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    And more pouring rain allowed for most of the remaining mud and muck from both Tahoe and trailer to clear away on the drive home. Luckily the only remaining misfortune we had on the way home was the undercooked pizza we were served for dinner.
    So far TN has not given us good memories. Round 5 at Loretta's resulted in a blown engine. Round 6 wasn't as devastating for Donovan but certainly held a lot of stress. Regardless of the past two races, we are definitely looking forward to the next race in Somerset, PA. See y'all there! Race Results
    Points Total
    #50
  11. Pantah

    Pantah PJ Fan from Boston

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    Just my opinion, but if its not fun, its not worth it. In my experience young athletes are pretty good at knowing where they are in their sport. Emotional response or not, I'd say your racer is onto something constructive and if that means going back to local events you should probably listen. Its all about seat time anyways, and newer racers need to feel competitive to keep going.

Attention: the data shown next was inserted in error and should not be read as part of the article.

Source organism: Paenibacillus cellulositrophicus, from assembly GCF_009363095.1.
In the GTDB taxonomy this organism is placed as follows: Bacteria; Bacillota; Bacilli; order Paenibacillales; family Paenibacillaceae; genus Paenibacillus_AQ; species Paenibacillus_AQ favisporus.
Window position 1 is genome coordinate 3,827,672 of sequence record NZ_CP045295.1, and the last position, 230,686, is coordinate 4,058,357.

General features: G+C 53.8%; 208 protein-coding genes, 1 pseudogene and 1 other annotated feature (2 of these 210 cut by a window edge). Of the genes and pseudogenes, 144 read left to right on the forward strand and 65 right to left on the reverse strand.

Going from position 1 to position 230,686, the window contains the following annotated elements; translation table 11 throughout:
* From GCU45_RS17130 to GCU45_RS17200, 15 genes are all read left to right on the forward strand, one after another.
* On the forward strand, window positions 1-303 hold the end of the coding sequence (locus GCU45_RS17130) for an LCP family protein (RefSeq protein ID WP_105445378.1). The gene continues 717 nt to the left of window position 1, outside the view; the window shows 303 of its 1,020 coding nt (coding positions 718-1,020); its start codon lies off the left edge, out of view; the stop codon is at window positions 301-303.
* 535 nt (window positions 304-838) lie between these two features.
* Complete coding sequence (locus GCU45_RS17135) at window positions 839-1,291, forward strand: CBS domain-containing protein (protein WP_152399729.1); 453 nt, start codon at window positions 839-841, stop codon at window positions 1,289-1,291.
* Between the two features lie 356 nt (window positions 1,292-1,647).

#51
  12. Tbone

    Tbone off-ramp slayer

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    Wow...you guys just keep soldiering on !!! All this experience in the mud will pay-off one day.
    #52
  13. GoGo Gadget

    GoGo Gadget Long timer

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    Him saying that he wanted to go back to the local races was just him expressing his frustration with all the mud he had to fight through. Other than chores, I have never made him do anything he did not want to. Once he had some time to decompress after the race, he retracted his earlier statement.
    #53
  14. stk0308

    stk0308 Long timer

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    I was hoping that was the case. Hey, 8th place is still pretty good for his first year in GNCCs, especially in those conditions. Hopefully the next one will be a fun one and these past 2 will just be experience under the belt.
    #54
  15. GoGo Gadget